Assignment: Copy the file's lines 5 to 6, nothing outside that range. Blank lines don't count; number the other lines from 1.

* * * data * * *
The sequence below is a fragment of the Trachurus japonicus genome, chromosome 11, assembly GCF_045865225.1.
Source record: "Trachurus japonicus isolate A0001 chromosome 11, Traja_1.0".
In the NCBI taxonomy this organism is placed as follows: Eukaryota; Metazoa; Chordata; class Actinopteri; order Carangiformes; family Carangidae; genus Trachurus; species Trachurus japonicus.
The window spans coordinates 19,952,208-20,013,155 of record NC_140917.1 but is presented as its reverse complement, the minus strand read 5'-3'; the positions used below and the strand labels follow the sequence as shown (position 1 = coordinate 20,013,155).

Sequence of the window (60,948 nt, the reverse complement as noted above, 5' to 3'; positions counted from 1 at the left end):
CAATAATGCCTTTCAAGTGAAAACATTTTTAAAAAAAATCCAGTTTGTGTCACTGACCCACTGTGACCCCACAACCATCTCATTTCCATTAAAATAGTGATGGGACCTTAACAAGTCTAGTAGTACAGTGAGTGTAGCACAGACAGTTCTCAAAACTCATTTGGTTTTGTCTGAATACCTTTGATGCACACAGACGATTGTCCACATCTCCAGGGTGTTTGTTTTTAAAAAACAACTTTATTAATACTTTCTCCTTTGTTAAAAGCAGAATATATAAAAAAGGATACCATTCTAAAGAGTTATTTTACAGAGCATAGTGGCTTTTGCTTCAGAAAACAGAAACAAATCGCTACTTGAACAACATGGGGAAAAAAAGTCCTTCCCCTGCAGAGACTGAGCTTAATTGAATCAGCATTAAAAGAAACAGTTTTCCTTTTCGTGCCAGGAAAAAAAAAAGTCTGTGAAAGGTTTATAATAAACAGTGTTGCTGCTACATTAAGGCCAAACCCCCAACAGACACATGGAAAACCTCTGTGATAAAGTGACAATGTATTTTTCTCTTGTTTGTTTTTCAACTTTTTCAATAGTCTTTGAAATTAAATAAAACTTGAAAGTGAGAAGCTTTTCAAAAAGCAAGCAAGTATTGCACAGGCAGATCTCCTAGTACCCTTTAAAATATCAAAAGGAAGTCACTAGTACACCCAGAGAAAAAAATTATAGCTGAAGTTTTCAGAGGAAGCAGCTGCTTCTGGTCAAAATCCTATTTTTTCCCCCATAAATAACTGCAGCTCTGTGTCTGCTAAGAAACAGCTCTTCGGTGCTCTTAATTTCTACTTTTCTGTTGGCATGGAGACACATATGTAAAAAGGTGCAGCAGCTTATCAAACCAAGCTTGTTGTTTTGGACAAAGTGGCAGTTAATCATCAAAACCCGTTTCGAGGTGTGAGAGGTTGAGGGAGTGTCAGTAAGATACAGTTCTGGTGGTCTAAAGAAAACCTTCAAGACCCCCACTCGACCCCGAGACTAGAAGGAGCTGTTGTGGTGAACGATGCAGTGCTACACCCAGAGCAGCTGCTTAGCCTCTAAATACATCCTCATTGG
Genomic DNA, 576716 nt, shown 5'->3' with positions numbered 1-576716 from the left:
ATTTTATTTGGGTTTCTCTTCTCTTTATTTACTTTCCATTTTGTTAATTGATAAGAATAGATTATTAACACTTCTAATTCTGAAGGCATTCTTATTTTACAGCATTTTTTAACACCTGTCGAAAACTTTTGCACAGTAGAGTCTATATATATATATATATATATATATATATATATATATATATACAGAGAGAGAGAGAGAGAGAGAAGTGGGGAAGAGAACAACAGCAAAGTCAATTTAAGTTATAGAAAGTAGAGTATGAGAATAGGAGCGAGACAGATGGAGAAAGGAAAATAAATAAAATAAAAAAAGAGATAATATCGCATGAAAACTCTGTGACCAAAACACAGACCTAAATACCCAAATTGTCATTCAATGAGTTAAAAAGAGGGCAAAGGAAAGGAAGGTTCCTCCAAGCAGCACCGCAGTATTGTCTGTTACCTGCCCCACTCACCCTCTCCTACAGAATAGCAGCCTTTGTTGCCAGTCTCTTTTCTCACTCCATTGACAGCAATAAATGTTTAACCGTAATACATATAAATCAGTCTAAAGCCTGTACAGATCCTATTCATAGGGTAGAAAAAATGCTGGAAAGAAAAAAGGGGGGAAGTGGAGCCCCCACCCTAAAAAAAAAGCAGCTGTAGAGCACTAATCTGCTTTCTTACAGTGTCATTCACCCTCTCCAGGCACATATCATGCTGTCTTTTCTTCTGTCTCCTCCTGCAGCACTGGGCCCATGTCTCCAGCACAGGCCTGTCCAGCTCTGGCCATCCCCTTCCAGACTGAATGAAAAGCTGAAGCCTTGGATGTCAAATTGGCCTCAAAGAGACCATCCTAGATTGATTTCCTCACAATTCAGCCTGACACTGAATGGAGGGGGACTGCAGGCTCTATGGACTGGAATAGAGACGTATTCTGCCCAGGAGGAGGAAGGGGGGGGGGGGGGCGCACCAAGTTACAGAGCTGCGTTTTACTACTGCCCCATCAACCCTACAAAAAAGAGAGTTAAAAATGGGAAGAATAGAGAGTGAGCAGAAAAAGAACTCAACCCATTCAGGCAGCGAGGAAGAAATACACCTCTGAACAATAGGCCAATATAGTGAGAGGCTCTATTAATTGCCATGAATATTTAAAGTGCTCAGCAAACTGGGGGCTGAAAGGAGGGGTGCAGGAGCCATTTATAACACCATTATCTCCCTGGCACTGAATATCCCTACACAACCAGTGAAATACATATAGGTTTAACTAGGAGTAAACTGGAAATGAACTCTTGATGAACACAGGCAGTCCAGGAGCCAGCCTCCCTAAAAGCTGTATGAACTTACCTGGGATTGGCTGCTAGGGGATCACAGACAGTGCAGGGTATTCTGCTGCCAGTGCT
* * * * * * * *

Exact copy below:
Sequence of the window (60,948 nt, the reverse complement as noted above, 5' to 3'; positions counted from 1 at the left end):
CAATAATGCCTTTCAAGTGAAAACATTTTTAAAAAAAATCCAGTTTGTGTCACTGACCCACTGTGACCCCACAACCATCTCATTTCCATTAAAATAGTGATGGGACCTTAACAAGTCTAGTAGTACAGTGAGTGTAGCACAGACAGTTCTCAAAACTCATTTGGTTTTGTCTGAATACCTTTGATGCACACAGACGATTGTCCACATCTCCAGGGTGTTTGTTTTTAAAAAACAACTTTATTAATACTTTCTCCTTTGTTAAAAGCAGAATATATAAAAAAGGATACCATTCTAAAGAGTTATTTTACAGAGCATAGTGGCTTTTGCTTCAGAAAACAGAAACAAATCGCTACTTGAACAACATGGGGAAAAAAAGTCCTTCCCCTGCAGAGACTGAGCTTAATTGAATCAGCATTAAAAGAAACAGTTTTCCTTTTCGTGCCAGGAAAAAAAAAAGTCTGTGAAAGGTTTATAATAAACAGTGTTGCTGCTACATTAAGGCCAAACCCCCAACAGACACATGGAAAACCTCTGTGATAAAGTGACAATGTATTTTTCTCTTGTTTGTTTTTCAACTTTTTCAATAGTCTTTGAAATTAAATAAAACTTGAAAGTGAGAAGCTTTTCAAAAAGCAAGCAAGTATTGCACAGGCAGATCTCCTAGTACCCTTTAAAATATCAAAAGGAAGTCACTAGTACACCCAGAGAAAAAAATTATAGCTGAAGTTTTCAGAGGAAGCAGCTGCTTCTGGTCAAAATCCTATTTTTTCCCCCATAAATAACTGCAGCTCTGTGTCTGCTAAGAAACAGCTCTTCGGTGCTCTTAATTTCTACTTTTCTGTTGGCATGGAGACACATATGTAAAAAGGTGCAGCAGCTTATCAAACCAAGCTTGTTGTTTTGGACAAAGTGGCAGTTAATCATCAAAACCCGTTTCGAGGTGTGAGAGGTTGAGGGAGTGTCAGTAAGATACAGTTCTGGTGGTCTAAAGAAAACCTTCAAGACCCCCACTCGACCCCGAGACTAGAAGGAGCTGTTGTGGTGAACGATGCAGTGCTACACCCAGAGCAGCTGCTTAGCCTCTAAATACATCCTCATTGG